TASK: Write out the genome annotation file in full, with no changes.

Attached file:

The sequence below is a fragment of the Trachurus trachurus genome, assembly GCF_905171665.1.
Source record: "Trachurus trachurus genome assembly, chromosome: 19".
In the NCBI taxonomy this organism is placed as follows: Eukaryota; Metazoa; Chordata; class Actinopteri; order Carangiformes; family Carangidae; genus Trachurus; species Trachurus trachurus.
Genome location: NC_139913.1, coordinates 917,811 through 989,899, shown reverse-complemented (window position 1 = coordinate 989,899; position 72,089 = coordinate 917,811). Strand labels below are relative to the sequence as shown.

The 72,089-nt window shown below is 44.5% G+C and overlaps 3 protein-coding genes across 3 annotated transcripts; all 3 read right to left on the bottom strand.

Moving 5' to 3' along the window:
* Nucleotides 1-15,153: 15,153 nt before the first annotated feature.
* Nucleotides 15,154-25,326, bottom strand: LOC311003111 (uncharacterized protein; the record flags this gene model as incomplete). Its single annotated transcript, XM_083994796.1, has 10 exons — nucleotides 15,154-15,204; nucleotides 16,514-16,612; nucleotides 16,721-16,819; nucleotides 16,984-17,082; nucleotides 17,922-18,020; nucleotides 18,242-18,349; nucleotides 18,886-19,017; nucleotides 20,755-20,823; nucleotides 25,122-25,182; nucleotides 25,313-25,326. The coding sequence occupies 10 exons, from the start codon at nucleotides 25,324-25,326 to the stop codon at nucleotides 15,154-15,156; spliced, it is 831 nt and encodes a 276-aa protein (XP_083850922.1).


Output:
The sequence below is a fragment of the Trachurus trachurus genome, assembly GCF_905171665.1.
Source record: "Trachurus trachurus genome assembly, chromosome: 19".
In the NCBI taxonomy this organism is placed as follows: Eukaryota; Metazoa; Chordata; class Actinopteri; order Carangiformes; family Carangidae; genus Trachurus; species Trachurus trachurus.
Genome location: NC_139913.1, coordinates 917,811 through 989,899, shown reverse-complemented (window position 1 = coordinate 989,899; position 72,089 = coordinate 917,811). Strand labels below are relative to the sequence as shown.

The 72,089-nt window shown below is 44.5% G+C and overlaps 3 protein-coding genes across 3 annotated transcripts; all 3 read right to left on the bottom strand.

Moving 5' to 3' along the window:
* Nucleotides 1-15,153: 15,153 nt before the first annotated feature.
* Nucleotides 15,154-25,326, bottom strand: LOC311003111 (uncharacterized protein; the record flags this gene model as incomplete). Its single annotated transcript, XM_083994796.1, has 10 exons — nucleotides 15,154-15,204; nucleotides 16,514-16,612; nucleotides 16,721-16,819; nucleotides 16,984-17,082; nucleotides 17,922-18,020; nucleotides 18,242-18,349; nucleotides 18,886-19,017; nucleotides 20,755-20,823; nucleotides 25,122-25,182; nucleotides 25,313-25,326. The coding sequence occupies 10 exons, from the start codon at nucleotides 25,324-25,326 to the stop codon at nucleotides 15,154-15,156; spliced, it is 831 nt and encodes a 276-aa protein (XP_083850922.1).